The EPA says new types of nonstick industrial chemicals might not be much safer than their predecessors – raising alarm in parts of New Hampshire.
For years, companies used fluorinated chemicals like PFOA and PFOS to make nonstick, waterproof or stain-resistant products.
Now, science suggests those chemicals can harm human health even at very low levels.
So industry has replaced them with similar compounds called GenX. They're all part of the PFAS family.
The government's first major draft study of GenX says it's less toxic than its predecessors – but may still cause some of the same health problems, especially in the liver.
GenX is in use at the Saint Gobain plastics factory in Merrimack and has been found in air testing, along with older PFAS chemicals that have contaminated nearby wells.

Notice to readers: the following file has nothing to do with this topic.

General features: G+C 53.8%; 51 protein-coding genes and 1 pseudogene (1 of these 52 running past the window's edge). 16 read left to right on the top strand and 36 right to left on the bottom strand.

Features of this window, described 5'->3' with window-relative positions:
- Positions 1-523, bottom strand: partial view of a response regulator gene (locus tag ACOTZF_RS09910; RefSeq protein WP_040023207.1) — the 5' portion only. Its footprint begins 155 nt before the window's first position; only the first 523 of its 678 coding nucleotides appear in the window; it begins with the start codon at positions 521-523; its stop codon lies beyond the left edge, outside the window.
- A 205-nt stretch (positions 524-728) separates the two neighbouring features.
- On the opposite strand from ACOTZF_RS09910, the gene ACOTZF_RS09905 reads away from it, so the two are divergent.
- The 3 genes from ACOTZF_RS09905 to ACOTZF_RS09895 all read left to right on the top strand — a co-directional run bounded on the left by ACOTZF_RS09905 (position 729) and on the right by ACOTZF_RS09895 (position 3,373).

The state has only done limited testing for GenX as part of its investigation into that pollution. Few labs in the country can even analyze for GenX chemicals.
Some advocates within the government and affected communities say the EPA and states should regulate all the related chemicals as one class – but that’s easier said than done.
The EPA will take public comment on its GenX report through mid-January.
It could clarify some of the science of the chemicals, but regulators won’t issue strict standards for exposure to the chemicals any time soon.
They’re still working on setting up regulations for a small group of the best-studied, older PFAS chemicals – such as PFOA and PFOS.